It is the year 2777 and Earth is in peril. Virtually all the natural resources remaining on the planet has been consumed. For the sake of survival, human kind must begin cultivating resources from other, non life sustaining worlds. Unfortunately, other species on other planets have also evolved and begun the process of harvesting raw materials from other worlds. It is only a matter of time until the evolved races inevitably collide. The competition for survival has begun!
I personally would include a diverse amount of races although the more races, the more difficult the balance issues become. I believe five seems optimal. Here is a template of some possible race options:
- Humans - Humankind of the future. Humans have evolved past their petty differences and bonded together for survival. Faithful and resilient, humans strive to maintain society on Earth by harvesting natural resources from nearby planets and star systems. Peaceful by nature, humankind has strong grasps of physics and can be a deadly adversary if provoked.
Above Average Technology Scores, Average Physical scores, Above Average Faith Scores, No Magic Scores. Bonuses learning new skills as humans are resilient and learn quickly, Bonuses to faith based skills.
- Elysians - Stereotypical aliens seen in movies and in abduction accounts. Elysians are now nomadic by nature, roaming from system to system consuming all natural resources encountered. Elitist and malicious, Elysians feel no race in the universe can outmatch their technology and are unconcerned how many species die in their wake.
Exceedingly High Technology Scores, Exceedingly weak physical scores, No Faith Score, Below Average Magic Scores. Bonuses to doing anything using technology, bonuses to learning new skills.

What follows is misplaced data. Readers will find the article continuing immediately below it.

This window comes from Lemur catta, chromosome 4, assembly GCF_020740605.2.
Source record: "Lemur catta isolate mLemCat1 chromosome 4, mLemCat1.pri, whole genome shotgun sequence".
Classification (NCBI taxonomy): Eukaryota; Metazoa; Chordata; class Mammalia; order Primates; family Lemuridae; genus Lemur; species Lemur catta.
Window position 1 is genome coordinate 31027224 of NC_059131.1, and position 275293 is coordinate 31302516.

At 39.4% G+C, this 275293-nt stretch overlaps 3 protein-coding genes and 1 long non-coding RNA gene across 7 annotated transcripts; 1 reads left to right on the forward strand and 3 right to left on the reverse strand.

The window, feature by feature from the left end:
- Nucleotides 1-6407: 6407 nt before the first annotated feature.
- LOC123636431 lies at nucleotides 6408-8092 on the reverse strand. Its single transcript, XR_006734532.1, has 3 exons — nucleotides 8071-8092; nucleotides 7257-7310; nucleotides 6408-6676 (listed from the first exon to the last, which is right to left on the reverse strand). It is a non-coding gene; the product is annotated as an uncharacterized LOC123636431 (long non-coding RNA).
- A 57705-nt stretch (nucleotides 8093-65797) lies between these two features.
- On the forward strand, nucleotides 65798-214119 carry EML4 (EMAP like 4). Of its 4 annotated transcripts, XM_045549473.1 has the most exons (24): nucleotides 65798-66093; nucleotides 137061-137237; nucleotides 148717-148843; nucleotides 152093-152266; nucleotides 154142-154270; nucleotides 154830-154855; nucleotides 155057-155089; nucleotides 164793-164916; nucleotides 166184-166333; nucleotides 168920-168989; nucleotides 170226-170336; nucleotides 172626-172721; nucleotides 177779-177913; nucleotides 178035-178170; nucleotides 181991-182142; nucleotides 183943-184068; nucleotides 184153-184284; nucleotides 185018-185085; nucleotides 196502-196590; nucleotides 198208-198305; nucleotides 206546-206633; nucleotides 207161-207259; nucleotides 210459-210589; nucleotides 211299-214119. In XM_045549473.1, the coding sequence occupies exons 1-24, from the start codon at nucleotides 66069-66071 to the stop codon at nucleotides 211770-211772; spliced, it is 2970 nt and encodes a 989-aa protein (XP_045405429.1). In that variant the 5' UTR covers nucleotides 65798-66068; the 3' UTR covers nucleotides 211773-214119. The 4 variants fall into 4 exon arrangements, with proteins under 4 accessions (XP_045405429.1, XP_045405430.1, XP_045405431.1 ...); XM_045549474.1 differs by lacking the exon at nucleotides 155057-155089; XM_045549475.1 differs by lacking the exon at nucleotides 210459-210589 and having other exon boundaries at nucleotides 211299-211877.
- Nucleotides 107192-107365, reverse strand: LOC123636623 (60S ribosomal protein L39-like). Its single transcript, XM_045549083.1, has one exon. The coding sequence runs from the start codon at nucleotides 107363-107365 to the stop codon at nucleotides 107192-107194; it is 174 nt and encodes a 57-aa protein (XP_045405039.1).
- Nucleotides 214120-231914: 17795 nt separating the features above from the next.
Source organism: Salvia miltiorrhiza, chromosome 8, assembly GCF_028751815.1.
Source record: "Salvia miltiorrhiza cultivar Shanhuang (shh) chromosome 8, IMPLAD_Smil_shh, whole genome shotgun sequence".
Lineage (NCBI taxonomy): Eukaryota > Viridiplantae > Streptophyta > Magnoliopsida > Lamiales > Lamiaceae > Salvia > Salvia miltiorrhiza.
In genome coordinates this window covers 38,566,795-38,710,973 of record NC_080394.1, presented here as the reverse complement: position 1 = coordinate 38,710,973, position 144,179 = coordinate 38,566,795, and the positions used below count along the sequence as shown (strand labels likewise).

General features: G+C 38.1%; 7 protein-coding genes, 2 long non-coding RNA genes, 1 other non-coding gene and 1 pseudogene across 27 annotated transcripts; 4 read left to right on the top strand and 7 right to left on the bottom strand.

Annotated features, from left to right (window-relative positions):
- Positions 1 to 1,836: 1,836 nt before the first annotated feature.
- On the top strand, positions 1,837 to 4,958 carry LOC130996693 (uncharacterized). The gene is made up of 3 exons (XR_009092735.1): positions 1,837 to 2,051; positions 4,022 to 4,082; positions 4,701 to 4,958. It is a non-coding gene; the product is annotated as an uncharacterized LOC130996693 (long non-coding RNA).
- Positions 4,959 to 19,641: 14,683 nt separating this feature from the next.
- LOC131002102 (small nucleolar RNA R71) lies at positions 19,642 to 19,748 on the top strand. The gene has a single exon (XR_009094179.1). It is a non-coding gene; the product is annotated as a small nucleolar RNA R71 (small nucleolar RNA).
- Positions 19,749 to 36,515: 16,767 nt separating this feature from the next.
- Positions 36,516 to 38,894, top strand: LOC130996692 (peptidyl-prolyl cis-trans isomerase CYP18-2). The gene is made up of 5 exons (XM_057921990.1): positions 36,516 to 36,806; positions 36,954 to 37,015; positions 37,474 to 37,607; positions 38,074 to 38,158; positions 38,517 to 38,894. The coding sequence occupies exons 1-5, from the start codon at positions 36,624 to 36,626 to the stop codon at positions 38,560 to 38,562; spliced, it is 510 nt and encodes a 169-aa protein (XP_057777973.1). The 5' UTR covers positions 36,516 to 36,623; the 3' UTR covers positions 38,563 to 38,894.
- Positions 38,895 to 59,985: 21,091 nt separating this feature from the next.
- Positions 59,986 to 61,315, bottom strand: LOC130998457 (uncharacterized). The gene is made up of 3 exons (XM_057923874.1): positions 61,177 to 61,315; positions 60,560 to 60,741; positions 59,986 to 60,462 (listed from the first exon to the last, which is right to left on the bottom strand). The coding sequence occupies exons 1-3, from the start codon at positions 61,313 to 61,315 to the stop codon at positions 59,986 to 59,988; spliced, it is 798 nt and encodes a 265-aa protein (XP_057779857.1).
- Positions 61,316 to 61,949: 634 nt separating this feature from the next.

- Kord - Super Evolved Insects resembling earth bees. Kord are hive mentality creatures, surviving on their incredible ability to harvest resources throughout space. While possessing little in the way of technology, Kord are powerful creatures, able to naturally survive the vacuum of space. Stories have been told of entire space vessels being obliterated by a swarm of Kord in deep space.
Low Technology Scores, Above average physical scores, Above Average Faith Scores, No Magic Scores. Bonuses to resources gathering, Space Survival, Flight
- Vhorses - Vhorses were once similar to humans until their home planet was changed when their home star captured a binary partner. In this event, the Vhorses home planet was pulled closer to its host star; a blue giant that began pouring new radiation into the planet. This initiated a genetic change in the Vhorses, distorting physical appearance while activating genetic dispositions to magical abilities. Vhorses are evil creatures by nature, scolding races that believe in deities and looking to use other races as slaves for the Vhorses advancement.
Average Technology Scores, Average Physical Scores, No Faith Scores, Exceedingly High Magic Scores. Bonuses to Magic, Resistant to radiation, fire.
- Wulgar - Wulgar are half feline half humanoid creatures, evolving slowly through a lush jungle ridden planet. Wulgar are hunters by nature and have only recently begun the exploration of space. Wulgar care little for space combat but are amongst the most formidable melee combatants in all of space. Wulgar have a nutrient rich planet and are forced to defend it frequently. Wulgar have currently begun space travel to better understand why their home planet has been the target of invasions.